Like many Balkan linguists of his generation Friedman was drawn to the region as much by its music as by its languages. During the 1960s he regularly joined gatherings in Hyde Park, where he danced to Israeli, country, and Balkan music. Later, as a Chicago graduate student, he spent a month in Macedonia, the southernmost republic of Yugoslavia, and fell in love with the place. He liked almost everything about it: the language, the dancing, the drinking, the food—and most of all the energetic hospitality of the people.

At the crossroads of the Balkans, Macedonia was a linguist’s paradise. When Friedman returned to Skopje, the capital, in 1973–74 to research his dissertation on the Macedonian language, he lived on a block that was a kind of miniature Balkans itself. “The landlady was Macedonian, but she spoke fluent Turkish,” he recalls. “The next-door neighbors were Turks. There were Gypsies who lived upstairs, Albanians across the hall. It was a real multiethnic, multilingual encounter. I had to concentrate on my dissertation, but it was wonderful hearing all these languages going on all at the same time.”

Four language groups make up what scholars call the “Balkan linguist league”: Slavic, Romance, Albanian, and Greek. Friedman has written on all four, as well as on Turkish and Romani, also spoken in the the region. He specializes in verb forms that indicate the degree of commitment a speaker invests in the truth of what he is saying. Whereas English speakers say “supposedly” or “allegedly” to express reserve, some Balkan languages use distinct verb forms. Friedman’s most exciting moment in more than three decades of research, he says, came in 1992 when he discovered such forms in a dialect of Arumanian, a Balkan Romance language in which they were thought not to exist. Brian Joseph, a Balkan linguist who edits Language, the Linguistic Society of America’s journal, says Friedman’s understanding of such linguistic subtleties reflects his deep knowledge of the Balkan languages and the cultures from which they spring. “He sort of understands them from the inside, the way very few linguists do.”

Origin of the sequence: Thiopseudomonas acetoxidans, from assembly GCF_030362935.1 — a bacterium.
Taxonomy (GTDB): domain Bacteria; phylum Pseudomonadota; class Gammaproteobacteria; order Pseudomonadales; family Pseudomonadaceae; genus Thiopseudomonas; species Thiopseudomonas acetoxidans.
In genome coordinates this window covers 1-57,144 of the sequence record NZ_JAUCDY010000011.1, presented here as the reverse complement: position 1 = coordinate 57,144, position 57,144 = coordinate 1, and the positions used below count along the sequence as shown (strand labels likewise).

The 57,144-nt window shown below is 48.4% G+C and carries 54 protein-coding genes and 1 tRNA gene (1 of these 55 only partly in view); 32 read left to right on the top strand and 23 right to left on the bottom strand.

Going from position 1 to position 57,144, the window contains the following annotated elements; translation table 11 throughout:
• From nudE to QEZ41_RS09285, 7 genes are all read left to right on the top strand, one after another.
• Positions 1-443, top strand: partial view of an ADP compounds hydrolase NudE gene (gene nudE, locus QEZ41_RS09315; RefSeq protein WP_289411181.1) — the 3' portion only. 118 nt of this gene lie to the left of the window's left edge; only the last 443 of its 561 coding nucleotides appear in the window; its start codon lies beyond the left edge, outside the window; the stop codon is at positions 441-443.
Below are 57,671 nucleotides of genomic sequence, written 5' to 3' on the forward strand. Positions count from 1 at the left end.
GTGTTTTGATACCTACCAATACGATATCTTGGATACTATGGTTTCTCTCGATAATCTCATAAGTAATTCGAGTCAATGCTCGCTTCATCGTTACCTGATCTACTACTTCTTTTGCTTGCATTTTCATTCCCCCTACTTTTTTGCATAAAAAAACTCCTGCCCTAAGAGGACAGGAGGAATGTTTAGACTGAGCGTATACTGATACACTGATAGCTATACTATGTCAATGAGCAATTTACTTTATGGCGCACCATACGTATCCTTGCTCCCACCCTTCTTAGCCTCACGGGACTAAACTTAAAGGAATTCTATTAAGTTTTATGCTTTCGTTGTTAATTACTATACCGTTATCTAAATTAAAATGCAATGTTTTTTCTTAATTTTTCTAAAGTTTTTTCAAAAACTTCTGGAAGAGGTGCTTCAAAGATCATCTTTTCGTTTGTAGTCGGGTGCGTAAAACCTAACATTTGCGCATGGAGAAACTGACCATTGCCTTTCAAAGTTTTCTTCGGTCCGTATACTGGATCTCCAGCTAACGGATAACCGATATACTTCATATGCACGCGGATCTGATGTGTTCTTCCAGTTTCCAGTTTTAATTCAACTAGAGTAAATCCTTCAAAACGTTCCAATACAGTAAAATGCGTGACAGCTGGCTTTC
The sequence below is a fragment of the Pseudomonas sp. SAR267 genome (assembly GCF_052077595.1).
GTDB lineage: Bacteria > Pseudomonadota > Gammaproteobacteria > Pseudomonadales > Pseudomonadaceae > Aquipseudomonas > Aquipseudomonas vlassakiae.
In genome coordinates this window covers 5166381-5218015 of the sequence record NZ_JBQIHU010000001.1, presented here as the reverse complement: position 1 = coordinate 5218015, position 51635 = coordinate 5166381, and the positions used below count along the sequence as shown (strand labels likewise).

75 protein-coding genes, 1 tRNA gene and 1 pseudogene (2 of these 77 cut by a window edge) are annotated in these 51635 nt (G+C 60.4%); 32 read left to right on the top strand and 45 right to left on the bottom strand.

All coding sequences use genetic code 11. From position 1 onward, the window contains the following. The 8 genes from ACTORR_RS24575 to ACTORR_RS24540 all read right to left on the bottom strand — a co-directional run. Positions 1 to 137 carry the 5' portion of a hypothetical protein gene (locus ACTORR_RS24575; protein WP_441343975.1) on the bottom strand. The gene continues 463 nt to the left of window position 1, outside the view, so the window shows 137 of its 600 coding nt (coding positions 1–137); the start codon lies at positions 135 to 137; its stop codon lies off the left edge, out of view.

In recent years Friedman has chronicled and aided Macedonian Roms’ efforts to create a standardized language from their several dialects, in part so that Romani children may study their own language in school. Few Balkan linguists know Romani to the extent Friedman does. One of the first to study it in the context of other Balkan languages, Friedman also has helped bring the language into larger theoretical debates. A large minority group, Roms lack their own state and are scattered across the region, living at society’s margins. Rarely taught at American universities, their language has only recently captured many linguists’ attention, as a new generation of activists and intellectuals gives them greater access to the Romani people.

Access has never been a problem for Friedman. While researching his dissertation he made friends in Skopje’s Romani quarter and kept a notebook of sentences and paradigms. There were few books on Romani at the time, but back in Chicago he found a 19th-century dictionary and grammar at the Newberry Library. The library forbade him to photocopy the book, so he spent weekends copying it out by hand. He reached the Ks before he finished his dissertation and left to work at the University of North Carolina. The next year a Swiss publisher came out with a reprint, and he got his own copy. Still, Friedman says, “I learned a lot of Romani in the process.”

—Richard Mertens



Search WWW Search

Contact Advertising About the Magazine Alumni UChicago Views Archives
uchicago 2003 The University of Chicago Magazine 5801 South Ellis Ave., Chicago, IL 60637
phone: 773/702-2163 fax: 773/702-0495